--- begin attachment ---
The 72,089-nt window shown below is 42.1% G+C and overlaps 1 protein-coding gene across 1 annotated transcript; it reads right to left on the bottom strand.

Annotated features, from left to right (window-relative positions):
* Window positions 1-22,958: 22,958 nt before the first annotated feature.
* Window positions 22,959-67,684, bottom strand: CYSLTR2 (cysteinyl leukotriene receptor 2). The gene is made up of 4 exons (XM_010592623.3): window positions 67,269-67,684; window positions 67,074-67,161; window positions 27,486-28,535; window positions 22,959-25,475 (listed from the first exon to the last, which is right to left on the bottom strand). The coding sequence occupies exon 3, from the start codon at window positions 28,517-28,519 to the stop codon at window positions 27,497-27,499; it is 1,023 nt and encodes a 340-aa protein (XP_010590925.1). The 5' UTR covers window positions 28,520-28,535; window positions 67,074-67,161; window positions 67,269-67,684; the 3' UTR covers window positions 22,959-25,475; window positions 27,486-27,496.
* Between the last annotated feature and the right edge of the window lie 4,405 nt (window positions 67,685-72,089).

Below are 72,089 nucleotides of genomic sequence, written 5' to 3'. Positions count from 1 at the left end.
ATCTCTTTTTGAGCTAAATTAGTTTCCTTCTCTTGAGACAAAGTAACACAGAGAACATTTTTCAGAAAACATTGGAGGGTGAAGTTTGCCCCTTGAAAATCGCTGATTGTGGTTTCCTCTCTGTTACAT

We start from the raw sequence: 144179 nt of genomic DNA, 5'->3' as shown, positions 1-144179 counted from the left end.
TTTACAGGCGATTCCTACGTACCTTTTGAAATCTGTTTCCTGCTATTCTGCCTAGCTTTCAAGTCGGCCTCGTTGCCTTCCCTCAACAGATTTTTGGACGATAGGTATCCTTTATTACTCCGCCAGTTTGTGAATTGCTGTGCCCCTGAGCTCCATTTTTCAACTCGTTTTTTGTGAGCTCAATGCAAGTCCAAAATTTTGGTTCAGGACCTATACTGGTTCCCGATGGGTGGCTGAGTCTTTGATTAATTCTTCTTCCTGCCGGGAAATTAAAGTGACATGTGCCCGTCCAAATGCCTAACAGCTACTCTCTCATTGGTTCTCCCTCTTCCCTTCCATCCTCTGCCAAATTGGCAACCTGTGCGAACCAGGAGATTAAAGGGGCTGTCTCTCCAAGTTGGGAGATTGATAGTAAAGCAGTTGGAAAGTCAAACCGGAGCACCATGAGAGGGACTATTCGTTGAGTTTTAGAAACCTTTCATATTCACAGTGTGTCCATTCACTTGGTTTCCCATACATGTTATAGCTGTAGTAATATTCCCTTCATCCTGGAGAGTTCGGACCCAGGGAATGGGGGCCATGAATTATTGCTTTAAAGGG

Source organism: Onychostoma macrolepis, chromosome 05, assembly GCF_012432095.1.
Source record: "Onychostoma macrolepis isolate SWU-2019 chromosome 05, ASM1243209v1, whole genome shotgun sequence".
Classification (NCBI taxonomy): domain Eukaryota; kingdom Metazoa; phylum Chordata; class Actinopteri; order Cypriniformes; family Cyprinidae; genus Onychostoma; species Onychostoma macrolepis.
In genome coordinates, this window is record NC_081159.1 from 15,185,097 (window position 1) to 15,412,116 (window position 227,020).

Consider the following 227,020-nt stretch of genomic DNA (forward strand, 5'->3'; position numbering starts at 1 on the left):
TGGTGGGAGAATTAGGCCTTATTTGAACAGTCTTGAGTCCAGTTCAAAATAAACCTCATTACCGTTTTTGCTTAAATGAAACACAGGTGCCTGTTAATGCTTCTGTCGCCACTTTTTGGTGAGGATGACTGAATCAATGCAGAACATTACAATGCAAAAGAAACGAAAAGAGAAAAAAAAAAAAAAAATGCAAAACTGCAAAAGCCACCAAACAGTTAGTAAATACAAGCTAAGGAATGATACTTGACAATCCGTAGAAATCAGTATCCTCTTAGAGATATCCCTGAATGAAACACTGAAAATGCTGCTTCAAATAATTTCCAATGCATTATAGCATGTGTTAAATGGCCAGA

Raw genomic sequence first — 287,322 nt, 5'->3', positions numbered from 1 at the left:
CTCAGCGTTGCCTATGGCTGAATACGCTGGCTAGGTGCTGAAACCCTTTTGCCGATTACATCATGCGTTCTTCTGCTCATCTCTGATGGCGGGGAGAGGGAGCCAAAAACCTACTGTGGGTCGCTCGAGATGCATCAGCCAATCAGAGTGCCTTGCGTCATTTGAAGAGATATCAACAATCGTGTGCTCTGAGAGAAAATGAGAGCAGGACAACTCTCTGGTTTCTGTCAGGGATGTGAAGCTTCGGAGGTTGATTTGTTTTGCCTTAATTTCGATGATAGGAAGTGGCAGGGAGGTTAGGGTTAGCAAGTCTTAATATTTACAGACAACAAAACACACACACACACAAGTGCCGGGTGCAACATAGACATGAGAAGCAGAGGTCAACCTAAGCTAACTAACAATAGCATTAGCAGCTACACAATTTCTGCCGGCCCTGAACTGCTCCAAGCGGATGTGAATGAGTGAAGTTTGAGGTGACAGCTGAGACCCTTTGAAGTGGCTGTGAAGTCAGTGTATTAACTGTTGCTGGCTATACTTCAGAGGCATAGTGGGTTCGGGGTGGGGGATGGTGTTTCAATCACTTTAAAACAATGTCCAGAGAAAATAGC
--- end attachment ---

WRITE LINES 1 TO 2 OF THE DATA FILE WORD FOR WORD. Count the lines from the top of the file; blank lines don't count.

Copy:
The 72,089-nt window shown below is 42.1% G+C and overlaps 1 protein-coding gene across 1 annotated transcript; it reads right to left on the bottom strand.

Annotated features, from left to right (window-relative positions):